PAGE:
Month: November 2017

ISIS Defeated in Raqqa: An Uncertain Victory

On Oct. 17, the Islamic State of Iraq and the Levant (ISIL, ISIS) was finally defeated in Raqqa, a stronghold of the group and the largest city under its control. Images of Syrian Democratic Forces replacing ISIS flags with their own spread hope across the world, and the defeat of ISIS appeared imminent. But the reality is not so simple. Although the fall of Raqqa signaled a dramatic and significant victory, celebrations soon gave way to uncertainty. Several pressing questions remain: is ISIS really defeated? Can an ideology be defeated? What will happen now in the formerly ISIS-occupied territory...

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Did legal marijuana lead to a reduction in opioid deaths in Colorado? Evidence is hazy

Opioid overdose deaths have been increasing in Colorado, so why did a recent article in The American Journal of Public Health suggest that legalization of marijuana has slowed the trend? I imagine my Facebook newsfeed looks a lot like yours. Pictures of babies you’ll never meet, event pages for LBJ lunch talks, and the occasional shared article from a questionable website. Sometimes, however, the article seems legitimate enough to warrant a click. Recently, the headline of one such article was “Recreational Marijuana is Reversing the Opioid Crisis in Colorado.” Given that I spent the last two years writing about...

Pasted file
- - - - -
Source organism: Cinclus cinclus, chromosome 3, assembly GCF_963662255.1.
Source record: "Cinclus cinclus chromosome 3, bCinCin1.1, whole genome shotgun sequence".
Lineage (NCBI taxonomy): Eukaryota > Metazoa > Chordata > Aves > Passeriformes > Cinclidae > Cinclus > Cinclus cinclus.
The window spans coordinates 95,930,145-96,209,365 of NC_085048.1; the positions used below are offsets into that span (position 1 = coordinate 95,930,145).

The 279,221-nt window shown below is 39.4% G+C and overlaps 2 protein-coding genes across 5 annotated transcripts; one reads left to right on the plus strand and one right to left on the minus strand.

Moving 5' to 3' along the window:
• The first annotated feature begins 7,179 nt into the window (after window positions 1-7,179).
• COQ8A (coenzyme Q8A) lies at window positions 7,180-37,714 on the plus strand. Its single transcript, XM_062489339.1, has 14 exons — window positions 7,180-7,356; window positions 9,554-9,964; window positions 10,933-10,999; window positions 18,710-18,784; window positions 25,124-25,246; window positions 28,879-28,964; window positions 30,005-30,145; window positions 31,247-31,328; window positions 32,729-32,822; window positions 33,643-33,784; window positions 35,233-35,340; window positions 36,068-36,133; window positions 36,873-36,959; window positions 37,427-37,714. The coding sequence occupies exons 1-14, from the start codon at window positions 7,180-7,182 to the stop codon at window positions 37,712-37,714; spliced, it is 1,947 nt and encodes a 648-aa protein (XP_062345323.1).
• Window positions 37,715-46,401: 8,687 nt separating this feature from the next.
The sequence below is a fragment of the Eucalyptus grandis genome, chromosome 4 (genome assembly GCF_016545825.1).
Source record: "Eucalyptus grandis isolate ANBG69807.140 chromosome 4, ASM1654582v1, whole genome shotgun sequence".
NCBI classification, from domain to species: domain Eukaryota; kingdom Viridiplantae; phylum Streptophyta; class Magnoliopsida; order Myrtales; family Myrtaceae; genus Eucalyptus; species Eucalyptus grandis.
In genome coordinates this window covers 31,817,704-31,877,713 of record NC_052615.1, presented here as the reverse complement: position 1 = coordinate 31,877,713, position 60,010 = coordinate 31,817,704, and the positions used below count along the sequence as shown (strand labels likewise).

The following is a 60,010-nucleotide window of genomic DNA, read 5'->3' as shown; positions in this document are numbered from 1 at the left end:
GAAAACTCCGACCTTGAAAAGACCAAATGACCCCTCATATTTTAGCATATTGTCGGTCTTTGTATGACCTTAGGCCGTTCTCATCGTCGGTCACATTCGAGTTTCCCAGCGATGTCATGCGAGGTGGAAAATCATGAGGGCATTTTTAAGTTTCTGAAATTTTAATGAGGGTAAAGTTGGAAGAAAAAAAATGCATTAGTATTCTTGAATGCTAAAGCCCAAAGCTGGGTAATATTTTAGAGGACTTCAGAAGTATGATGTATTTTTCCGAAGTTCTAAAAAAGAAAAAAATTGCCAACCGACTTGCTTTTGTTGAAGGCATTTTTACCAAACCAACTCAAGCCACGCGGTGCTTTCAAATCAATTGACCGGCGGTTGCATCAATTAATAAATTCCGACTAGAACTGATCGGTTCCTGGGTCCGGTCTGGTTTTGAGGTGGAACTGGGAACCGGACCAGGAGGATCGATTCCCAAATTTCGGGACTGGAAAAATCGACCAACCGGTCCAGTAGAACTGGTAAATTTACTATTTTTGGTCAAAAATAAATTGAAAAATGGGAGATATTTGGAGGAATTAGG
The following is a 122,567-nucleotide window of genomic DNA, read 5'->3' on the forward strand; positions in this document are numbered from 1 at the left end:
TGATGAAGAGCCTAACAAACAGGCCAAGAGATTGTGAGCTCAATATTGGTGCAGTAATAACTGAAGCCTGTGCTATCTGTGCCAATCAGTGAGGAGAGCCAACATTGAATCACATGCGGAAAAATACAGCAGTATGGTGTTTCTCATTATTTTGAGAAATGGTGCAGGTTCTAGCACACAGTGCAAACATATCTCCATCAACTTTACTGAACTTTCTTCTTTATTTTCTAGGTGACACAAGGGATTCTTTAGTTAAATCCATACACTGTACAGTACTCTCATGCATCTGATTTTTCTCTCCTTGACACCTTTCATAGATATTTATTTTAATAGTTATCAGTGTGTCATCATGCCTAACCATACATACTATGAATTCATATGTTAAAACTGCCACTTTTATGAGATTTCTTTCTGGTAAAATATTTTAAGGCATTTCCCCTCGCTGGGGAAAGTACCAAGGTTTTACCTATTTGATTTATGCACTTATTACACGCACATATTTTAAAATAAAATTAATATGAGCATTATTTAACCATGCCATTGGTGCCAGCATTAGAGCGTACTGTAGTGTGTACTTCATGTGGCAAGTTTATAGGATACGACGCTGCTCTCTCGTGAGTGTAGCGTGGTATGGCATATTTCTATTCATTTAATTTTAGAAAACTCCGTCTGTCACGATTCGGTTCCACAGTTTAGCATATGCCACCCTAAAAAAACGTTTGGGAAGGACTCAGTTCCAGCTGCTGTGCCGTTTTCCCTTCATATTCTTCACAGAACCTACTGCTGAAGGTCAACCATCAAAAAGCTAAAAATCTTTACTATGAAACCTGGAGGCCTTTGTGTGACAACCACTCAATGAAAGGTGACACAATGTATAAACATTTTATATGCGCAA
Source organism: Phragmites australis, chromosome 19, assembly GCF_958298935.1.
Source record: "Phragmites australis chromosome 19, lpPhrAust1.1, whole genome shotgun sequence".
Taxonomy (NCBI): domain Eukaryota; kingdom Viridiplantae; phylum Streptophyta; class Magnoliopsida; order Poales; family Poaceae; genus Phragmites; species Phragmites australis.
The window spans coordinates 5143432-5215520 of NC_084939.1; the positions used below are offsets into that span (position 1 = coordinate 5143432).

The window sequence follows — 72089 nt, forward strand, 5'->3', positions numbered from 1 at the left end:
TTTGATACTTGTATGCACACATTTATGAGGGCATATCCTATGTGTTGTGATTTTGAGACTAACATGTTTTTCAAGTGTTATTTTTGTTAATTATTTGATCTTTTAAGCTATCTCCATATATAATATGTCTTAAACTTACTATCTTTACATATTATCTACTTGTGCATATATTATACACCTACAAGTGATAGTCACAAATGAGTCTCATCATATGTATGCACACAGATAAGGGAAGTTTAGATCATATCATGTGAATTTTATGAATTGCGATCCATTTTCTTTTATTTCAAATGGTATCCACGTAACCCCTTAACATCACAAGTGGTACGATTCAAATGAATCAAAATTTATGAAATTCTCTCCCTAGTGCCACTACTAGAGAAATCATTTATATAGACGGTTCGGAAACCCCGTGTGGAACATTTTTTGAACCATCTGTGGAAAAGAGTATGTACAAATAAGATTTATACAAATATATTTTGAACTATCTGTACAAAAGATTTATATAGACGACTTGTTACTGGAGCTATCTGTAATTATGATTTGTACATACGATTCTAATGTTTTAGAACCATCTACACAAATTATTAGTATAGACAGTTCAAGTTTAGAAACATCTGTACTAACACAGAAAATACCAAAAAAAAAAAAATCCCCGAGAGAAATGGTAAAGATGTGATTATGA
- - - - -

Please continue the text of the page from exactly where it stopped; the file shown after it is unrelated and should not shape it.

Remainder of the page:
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Recent Quakes in Mexico Echo Similar Nostalgic Political Frustration

Photo of citizen rescuers in 1985 earthquake: United Nations (CC) Recent earthquakes in Mexico City have reinvigorated grassroots organizations’ appeals for municipal transparency and financial accountability. Civilian groups such as Los Topos and Transparencia Mexicana are placing pressure on federal and local officials as affected areas begin rebuilding. Grassroots platforms were similar catalysts for emergency management reform following the historic earthquakes on Sep. 19, 1985 that struck Mexico City, costing over 8.3 billion dollars in losses and resulting in more than 10,000 fatalities. Federal reforms included the creation of the Natural Disaster Fund (FONDEN). Furthermore, the state’s absence in coordinating...

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The Social Media Era of Political Culture: The Case Study of Iceland

Caption: Icelandic Prime Minister Bjarni Benediktsson baking a cake in an oft-mocked campaign ad. Source: Nútíminn While the United States is still reeling from a 2016 election campaign besmirched by online hatred and international interference, the small island nation of Iceland proves that even countries without raucous political cultures are not immune from the pervasive effects of social media. The polarization and sensationalism that plagues  U.S. politics of late is not a unique product of innate qualities Americans possess or even the behavior of its media. Rather, these trends reflect a global digital culture that is wreaking havoc on...

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